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What Doctors Don't Tell You

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July 2020 (Vol. 5 Issue 5)

Asthma: Danger drugs

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Asthma: Danger drugs image

Click here for your free Asthma Factsheet

Click here for your free Asthma Factsheet.


Allergies and asthma are indications that your body has increased its production of histamine, a neurotransmitter that regulates water metabolism. This is why antihistamines, drugs that block this effect, are used to dry up the watery eyes and runny noses of allergies and colds.

Apart from interfering with the body's attempts to correct dehydration (by releasing histamine), other side-effects of antihistamines include dry mouth, drowsiness, blurred vision, diarrhoea, nausea and difficulty in passing water.


These have been associated with an increased risk of death or near death. According to the Adverse Drug Reaction Bulletin , which devoted an entire issue to asthma, the marked rise in asthma deaths during the 1960s in many countries "coincided with the introduction of high-strength isoprenaline inhalers". When the inhalers were withdrawn, mortality fell to previous levels.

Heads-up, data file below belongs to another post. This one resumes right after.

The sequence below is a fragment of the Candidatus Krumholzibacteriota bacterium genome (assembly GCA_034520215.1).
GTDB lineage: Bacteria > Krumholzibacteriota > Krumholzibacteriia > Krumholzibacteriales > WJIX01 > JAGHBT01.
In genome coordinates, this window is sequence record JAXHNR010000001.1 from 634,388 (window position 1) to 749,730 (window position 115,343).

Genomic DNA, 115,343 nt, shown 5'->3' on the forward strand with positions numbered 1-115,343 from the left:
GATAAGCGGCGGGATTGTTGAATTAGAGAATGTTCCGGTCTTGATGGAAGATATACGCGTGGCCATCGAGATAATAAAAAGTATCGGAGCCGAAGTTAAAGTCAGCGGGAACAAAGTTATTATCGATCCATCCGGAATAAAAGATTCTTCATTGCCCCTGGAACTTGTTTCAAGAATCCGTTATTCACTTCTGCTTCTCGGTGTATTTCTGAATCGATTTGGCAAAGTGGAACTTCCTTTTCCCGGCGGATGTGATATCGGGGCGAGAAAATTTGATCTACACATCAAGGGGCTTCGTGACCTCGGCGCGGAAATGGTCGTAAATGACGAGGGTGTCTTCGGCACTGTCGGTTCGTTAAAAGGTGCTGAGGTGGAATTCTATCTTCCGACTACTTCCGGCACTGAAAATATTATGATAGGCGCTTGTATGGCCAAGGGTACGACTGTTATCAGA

But the problems haven't just been due to non-selective beta2-agonists. In many countries, a renewed rise in asthma deaths occurred in the 1980s, particularly in New Zealand, where one study showed was linked to the popularity of fenoterol, but also theopylline and oral steroids.


Used for asthma control, these pose many more risks than previously thought. Many doctors are turning to steroids as a first port of call after all the bad press for beta2-agonists. But recent studies have shown that inhaled steroids (which were supposed not to pose the usual risks that swallowed ones do) are not as harmless as medicine previously supposed.

And although conventional medical opinion believes that asthma should be easily controlled with much smaller doses of inhaled steroids, by combining the steroid with a long-acting inhaled bronchodilator, such as formoterol (Foradil), or salbuterol, this isn't ideal either.

The consensus up till now has been that beclomethasone dipropionate (BDP) at 400-800 mcg daily is appropriate for three- to five-year-olds..

Inhaled steroids have also caused symptoms characteristic of Cushing's syndrome: obesity, moon face, thinning skin and stretch marks, as well as bruising.

The use of inhaled steroids for long-term treatment of asthma may lead to reduced bone density in premenopausal women.

Physicians need to work harder to find the minimum dose required to provide asthma control, and make sure that patients maintain adequate dietary calcium and vitamin D intake, say the researchers. In addition, patients who must stay on high doses should be monitored regularly.

Back to How You Beat Asthma

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